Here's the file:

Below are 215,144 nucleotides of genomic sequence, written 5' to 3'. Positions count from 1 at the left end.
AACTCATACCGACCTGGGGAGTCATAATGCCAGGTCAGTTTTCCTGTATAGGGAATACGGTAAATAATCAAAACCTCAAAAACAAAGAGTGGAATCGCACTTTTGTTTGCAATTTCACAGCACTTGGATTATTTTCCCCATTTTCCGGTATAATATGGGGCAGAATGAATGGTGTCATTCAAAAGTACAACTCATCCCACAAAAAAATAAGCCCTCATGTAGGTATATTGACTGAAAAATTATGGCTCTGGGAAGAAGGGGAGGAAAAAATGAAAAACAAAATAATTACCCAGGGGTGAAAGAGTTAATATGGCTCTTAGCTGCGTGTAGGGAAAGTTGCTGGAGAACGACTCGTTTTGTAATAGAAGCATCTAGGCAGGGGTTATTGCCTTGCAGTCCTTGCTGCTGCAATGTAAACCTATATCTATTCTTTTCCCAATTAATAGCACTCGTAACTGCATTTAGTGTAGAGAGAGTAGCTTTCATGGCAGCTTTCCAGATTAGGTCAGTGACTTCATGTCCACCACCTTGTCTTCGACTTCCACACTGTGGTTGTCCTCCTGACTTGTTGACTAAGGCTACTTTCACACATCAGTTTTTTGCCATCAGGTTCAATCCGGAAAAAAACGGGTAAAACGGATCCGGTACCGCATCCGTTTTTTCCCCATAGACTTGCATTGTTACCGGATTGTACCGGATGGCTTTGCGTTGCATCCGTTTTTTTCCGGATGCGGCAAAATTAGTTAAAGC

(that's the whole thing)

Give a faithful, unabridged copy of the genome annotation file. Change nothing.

Below are 215,144 nucleotides of genomic sequence, written 5' to 3'. Positions count from 1 at the left end.
AACTCATACCGACCTGGGGAGTCATAATGCCAGGTCAGTTTTCCTGTATAGGGAATACGGTAAATAATCAAAACCTCAAAAACAAAGAGTGGAATCGCACTTTTGTTTGCAATTTCACAGCACTTGGATTATTTTCCCCATTTTCCGGTATAATATGGGGCAGAATGAATGGTGTCATTCAAAAGTACAACTCATCCCACAAAAAAATAAGCCCTCATGTAGGTATATTGACTGAAAAATTATGGCTCTGGGAAGAAGGGGAGGAAAAAATGAAAAACAAAATAATTACCCAGGGGTGAAAGAGTTAATATGGCTCTTAGCTGCGTGTAGGGAAAGTTGCTGGAGAACGACTCGTTTTGTAATAGAAGCATCTAGGCAGGGGTTATTGCCTTGCAGTCCTTGCTGCTGCAATGTAAACCTATATCTATTCTTTTCCCAATTAATAGCACTCGTAACTGCATTTAGTGTAGAGAGAGTAGCTTTCATGGCAGCTTTCCAGATTAGGTCAGTGACTTCATGTCCACCACCTTGTCTTCGACTTCCACACTGTGGTTGTCCTCCTGACTTGTTGACTAAGGCTACTTTCACACATCAGTTTTTTGCCATCAGGTTCAATCCGGAAAAAAACGGGTAAAACGGATCCGGTACCGCATCCGTTTTTTCCCCATAGACTTGCATTGTTACCGGATTGTACCGGATGGCTTTGCGTTGCATCCGTTTTTTTCCGGATGCGGCAAAATTAGTTAAAGC